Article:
Descriptive analyses and APC modeling were used to examine suicide mortality rates calculated as averages for 14 five-year age groups (15 − 19, …, 80 − 84) during 10 five-year periods (1956 − 1960, …, 2001 − 2005). Data for the 85+ age group were excluded due to our inability to be able to designate this age group to any specific cohort. Cohorts were constructed by identifying the birth years of the population represented in the available suicide data; for example, those who were aged 15 − 19 in 1956 − 1960 would belong to the cohort born between 1937 and 1945. Consequently, 23 partially overlapping cohorts were constructed (1872 − 1880, 1877 − 1885, …, 1982 − 1990). Age-specific suicide rates were then tracked forward for each cohort; for example, to calculate the 20 − 24 age-specific rate for the cohort born between 1937 and 1945 the mean suicide rate of the 20 − 24 age group over the years of 1961 − 1965 was used. The different cohorts are referred to in terms of the year that constitutes their mid-point (for example 1941 for the 1937 − 1945 cohort).

Regression models were fitted to the data based on the assumption that the number of cases followed a Poisson distribution. The effects of age, period and cohort on the dependent variable were assumed to be multiplicative, and the parameters were estimated with the maximum likelihood method. Although the model was overdispersed due to the large number of deaths, the assumption of a Poisson distribution was retained in order to comply with common practice in APC modeling. However, F-tests were used instead of tests based on the Chi-square distribution to account for this overdispersion when testing different models. In a sensitivity analysis, the data were re-analyzed utilizing a negative binomial regression model, which is usually preferred for overdispersed count data [38]. Since the results from the two models were generally similar, and did not alter our interpretation of the data, only results from the Poisson regression model are presented below.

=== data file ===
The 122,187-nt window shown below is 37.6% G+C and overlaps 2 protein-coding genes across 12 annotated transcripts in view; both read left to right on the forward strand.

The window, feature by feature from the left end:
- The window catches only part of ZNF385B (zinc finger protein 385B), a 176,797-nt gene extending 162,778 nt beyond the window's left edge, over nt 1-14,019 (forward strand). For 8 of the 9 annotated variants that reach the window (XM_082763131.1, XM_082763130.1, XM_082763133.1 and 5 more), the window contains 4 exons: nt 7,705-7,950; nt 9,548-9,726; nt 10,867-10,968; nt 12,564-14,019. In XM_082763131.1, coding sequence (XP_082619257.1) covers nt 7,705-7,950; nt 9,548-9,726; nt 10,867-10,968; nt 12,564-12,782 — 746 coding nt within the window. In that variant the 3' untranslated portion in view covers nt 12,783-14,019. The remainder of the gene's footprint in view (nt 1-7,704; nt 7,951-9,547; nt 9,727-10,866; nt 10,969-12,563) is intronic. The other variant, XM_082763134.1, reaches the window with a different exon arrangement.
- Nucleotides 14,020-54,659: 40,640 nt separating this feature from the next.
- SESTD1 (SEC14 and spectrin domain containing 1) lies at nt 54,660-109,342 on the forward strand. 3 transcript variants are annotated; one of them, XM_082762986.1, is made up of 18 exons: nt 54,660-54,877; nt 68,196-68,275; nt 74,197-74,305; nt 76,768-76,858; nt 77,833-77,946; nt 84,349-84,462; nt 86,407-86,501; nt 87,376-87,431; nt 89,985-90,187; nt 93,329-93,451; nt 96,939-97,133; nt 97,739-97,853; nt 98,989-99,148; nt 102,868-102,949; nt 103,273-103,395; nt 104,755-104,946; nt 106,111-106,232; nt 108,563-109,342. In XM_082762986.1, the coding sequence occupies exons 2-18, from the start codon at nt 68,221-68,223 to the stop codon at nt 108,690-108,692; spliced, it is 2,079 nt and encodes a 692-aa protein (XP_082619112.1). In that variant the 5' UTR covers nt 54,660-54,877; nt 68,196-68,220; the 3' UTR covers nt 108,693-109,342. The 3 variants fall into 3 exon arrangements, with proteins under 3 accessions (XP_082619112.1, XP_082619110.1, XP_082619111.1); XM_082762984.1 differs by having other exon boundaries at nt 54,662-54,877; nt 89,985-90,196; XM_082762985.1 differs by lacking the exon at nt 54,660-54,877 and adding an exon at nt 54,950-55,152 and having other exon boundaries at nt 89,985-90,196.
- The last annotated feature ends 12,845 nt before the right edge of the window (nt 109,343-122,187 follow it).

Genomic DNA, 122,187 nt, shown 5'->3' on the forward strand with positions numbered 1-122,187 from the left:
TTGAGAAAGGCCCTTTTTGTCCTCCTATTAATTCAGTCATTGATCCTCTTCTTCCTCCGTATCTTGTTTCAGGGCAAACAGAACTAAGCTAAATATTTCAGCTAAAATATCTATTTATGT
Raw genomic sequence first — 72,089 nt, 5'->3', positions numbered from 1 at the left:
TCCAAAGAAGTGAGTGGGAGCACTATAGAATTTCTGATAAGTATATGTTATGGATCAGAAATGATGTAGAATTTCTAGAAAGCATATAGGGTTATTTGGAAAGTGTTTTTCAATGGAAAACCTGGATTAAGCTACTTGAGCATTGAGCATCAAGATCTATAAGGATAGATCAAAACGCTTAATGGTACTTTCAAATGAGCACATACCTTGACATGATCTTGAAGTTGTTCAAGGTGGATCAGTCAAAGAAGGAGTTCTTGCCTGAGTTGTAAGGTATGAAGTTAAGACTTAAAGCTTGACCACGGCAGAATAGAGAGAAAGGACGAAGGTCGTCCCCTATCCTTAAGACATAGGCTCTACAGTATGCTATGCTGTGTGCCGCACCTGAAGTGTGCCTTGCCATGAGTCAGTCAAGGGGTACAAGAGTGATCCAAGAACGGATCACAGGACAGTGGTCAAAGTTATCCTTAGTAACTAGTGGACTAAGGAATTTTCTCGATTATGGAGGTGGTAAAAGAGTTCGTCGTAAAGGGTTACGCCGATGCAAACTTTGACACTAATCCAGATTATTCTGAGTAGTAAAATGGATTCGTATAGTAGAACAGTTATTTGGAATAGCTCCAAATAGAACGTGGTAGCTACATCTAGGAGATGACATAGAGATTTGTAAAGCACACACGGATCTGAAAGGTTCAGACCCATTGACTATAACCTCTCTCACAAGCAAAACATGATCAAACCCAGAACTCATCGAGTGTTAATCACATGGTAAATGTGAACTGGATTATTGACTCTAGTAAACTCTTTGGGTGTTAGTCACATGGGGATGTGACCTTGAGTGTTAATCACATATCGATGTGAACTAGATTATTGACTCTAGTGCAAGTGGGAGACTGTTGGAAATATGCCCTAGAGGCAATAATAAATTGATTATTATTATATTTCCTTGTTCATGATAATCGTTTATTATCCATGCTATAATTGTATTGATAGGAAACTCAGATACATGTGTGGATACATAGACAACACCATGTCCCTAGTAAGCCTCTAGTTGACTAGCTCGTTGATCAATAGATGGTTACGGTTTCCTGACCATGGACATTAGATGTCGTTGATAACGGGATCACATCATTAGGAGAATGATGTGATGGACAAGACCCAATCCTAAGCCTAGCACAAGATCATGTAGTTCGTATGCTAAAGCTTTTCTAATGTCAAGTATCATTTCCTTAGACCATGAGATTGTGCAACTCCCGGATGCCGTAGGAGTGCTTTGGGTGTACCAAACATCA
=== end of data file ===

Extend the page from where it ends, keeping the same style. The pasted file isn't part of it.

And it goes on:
Linear dependency between the age, period and cohort components, (i.e. cohort = period – age) [39] is a fundamental problem of all APC models, making it impossible to estimate all three effects simultaneously in the full age-period-cohort model [40]. Separate models were therefore constructed where the effect of age was assumed to be constant, while period and cohort effects were allowed to vary freely. Models with both linear and curvilinear approximations of the trends in the age structure were constructed as initial analyses of the data showed that, for men in particular, the age structure of a given period was curvilinear rather than linear. With age held constant, unique regression parameters for the period and cohort effects could be obtained.

The parameters represent the relative risk for suicide in relation to the different periods and cohorts compared to a reference group (relative risk = 1). The direction of the parameter estimates indicates an increase (upwards slope) or decrease (downwards slope) in the relative risk across periods/cohorts, while a stationary slope indicates stability.

APC modeling was conducted by using SAS version 9.4 procedure PROC GENMOD.

Results

Descriptive statistics